But ‘sustainability reporting’ is just the tip of a green finance iceberg. ‘Green’ investments are the fastest-growing segment of the global financial-services industry

Since 2019,  Bloomberg reports, investment firms have captured trillions of dollars from investors with the promise that “the stocks and bonds of big companies can yield tidy returns while also helping to save the planet”.

This boom fuelled by marketing that’s full of dire warnings about the climate crisis from scientists and campaigners.

So it ’s not that nobody was listening, dear climate movement. It’s just that some of the people who did pay attention saw an

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From Control, to Kinship: Ecological Restoration in a More Than Human World

The following is a transcript of my keynote talk on 29 May at Quantum(Quantum(Quantum()))): Artificial Imagination – the 2022 aai International Conference on art(ai) hosted by Tongji University in Shanghai.

The video is here.

Six months ago, in a talk titled Beyond Calculation, about AI and Sustainability, I asked whether artificial intelligence could be enough, on its own, to drive the ecological transition we so desperately need.

My key point then: a just transition will happen when we see nature differently, relate to nature differently, and understand the purpose of development differently.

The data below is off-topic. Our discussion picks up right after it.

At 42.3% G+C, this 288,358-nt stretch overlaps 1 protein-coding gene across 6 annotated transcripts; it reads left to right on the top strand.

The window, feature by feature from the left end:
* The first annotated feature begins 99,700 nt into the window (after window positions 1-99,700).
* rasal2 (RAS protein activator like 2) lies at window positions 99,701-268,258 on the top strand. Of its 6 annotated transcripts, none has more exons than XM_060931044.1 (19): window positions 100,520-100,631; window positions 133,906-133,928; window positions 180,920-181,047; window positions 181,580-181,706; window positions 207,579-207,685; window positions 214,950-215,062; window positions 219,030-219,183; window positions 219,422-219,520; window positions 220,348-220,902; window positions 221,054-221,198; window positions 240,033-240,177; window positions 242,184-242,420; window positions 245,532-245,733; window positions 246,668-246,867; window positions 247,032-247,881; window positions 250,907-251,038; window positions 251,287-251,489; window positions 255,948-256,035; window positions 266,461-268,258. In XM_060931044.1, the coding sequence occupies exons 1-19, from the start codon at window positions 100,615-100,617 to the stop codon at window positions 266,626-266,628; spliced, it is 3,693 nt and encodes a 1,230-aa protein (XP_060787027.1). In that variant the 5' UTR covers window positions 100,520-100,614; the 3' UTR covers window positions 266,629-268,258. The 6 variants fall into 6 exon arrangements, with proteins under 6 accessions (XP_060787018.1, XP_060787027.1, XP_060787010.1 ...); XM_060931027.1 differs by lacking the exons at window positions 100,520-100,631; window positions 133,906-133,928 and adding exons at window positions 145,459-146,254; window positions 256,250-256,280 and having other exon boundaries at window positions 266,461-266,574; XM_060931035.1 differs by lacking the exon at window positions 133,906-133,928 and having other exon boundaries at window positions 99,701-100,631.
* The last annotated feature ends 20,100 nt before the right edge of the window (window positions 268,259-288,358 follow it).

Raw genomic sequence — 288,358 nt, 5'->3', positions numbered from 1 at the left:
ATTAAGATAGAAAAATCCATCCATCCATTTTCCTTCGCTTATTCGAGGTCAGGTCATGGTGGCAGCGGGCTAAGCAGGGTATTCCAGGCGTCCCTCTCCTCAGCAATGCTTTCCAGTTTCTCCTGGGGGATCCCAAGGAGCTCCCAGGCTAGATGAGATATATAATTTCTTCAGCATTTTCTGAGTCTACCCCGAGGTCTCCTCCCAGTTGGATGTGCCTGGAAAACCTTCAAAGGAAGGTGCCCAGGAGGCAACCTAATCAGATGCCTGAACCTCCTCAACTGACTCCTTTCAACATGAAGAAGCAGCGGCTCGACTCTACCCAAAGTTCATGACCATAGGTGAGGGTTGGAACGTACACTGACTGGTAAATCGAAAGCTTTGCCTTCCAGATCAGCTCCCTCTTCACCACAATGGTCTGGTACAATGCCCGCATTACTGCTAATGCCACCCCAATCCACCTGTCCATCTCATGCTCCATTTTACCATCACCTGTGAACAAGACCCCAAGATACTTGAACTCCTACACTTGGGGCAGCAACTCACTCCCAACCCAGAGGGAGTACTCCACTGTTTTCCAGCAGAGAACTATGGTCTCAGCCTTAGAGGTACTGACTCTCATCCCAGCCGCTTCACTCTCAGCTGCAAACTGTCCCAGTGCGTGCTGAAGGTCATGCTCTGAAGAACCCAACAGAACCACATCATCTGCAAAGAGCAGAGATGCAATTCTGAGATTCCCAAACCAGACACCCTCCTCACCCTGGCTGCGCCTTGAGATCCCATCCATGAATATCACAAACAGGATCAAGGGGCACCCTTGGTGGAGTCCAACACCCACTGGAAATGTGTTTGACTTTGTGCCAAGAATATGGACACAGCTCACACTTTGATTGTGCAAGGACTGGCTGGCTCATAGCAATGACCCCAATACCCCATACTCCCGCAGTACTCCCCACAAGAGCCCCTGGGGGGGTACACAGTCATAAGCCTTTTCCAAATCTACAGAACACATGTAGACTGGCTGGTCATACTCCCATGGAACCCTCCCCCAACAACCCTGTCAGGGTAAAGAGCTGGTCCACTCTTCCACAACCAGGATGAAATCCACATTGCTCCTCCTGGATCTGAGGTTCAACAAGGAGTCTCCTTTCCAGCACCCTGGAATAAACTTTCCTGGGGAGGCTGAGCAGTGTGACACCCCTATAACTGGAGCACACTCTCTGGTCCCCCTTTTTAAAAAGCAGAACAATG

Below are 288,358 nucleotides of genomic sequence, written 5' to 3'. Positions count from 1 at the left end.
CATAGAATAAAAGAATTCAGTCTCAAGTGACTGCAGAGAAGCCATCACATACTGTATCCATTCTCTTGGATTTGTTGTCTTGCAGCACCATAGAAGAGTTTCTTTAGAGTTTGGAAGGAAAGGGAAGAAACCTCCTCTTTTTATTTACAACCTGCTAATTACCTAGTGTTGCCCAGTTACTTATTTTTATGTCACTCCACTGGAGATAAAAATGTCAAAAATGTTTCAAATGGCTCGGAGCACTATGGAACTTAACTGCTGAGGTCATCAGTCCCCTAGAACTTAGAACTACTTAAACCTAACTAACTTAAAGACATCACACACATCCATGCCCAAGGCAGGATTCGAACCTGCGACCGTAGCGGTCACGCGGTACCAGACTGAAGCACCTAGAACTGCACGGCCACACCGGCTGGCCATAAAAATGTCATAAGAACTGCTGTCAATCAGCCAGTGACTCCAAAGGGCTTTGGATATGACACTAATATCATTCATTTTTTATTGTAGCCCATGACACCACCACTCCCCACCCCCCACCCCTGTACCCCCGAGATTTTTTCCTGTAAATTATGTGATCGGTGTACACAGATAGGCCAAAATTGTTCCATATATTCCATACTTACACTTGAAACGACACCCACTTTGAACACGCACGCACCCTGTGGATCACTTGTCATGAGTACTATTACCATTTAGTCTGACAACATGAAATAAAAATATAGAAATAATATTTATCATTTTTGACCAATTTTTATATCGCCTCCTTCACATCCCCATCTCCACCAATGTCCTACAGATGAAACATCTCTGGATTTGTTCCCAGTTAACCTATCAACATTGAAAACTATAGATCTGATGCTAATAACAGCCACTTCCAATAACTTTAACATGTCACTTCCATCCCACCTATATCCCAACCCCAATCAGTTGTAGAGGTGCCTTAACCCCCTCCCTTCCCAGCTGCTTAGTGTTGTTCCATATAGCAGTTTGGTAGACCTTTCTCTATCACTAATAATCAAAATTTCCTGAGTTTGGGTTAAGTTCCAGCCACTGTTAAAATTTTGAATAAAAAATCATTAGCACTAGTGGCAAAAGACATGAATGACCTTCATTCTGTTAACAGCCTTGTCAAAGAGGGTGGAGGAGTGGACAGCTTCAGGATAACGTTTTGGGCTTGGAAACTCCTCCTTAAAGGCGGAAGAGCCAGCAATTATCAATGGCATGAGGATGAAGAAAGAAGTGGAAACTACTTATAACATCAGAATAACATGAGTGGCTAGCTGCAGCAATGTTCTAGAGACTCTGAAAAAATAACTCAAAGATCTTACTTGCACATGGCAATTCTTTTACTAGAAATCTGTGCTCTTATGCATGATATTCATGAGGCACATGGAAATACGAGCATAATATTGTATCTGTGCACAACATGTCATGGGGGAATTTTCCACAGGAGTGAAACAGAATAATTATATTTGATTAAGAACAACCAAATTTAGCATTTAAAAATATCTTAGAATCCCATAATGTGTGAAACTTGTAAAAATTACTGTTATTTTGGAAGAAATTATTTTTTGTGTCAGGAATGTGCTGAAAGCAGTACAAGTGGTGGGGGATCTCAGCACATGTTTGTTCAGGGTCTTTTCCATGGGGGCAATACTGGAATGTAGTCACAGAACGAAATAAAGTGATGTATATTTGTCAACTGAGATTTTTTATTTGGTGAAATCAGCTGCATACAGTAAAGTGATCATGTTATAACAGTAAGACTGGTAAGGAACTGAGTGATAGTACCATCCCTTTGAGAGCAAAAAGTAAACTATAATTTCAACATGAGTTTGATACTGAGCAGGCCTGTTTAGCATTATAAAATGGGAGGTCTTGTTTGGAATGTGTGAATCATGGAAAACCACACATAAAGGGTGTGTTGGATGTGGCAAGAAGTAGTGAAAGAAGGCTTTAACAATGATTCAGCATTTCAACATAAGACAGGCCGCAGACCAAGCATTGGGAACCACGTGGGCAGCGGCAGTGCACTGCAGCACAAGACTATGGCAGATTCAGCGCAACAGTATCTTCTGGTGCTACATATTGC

That’s a big challenge. Transformation on that scale can seem un-imaginable from the perspective of today.

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Ideas for the City That Cares: Ezio Manzini’s new book, Livable Proximity

Below is my review of LIVABLE PROXIMITY: Ideas for the City that Cares, by Ezio Manzini (with a contribution by Ivana Pais). This review appears in the June 2022 edition of She Ji

A city that cares brings new meaning and vitality to a world exhausted by a focus on concrete, and consumption. In these inspirational pages, the word local is brought back to life by the pre-eminent social designer of our time. Ezio Manzini reveals a design practice which enhances the social, spatial, and relational qualities of the places where we live.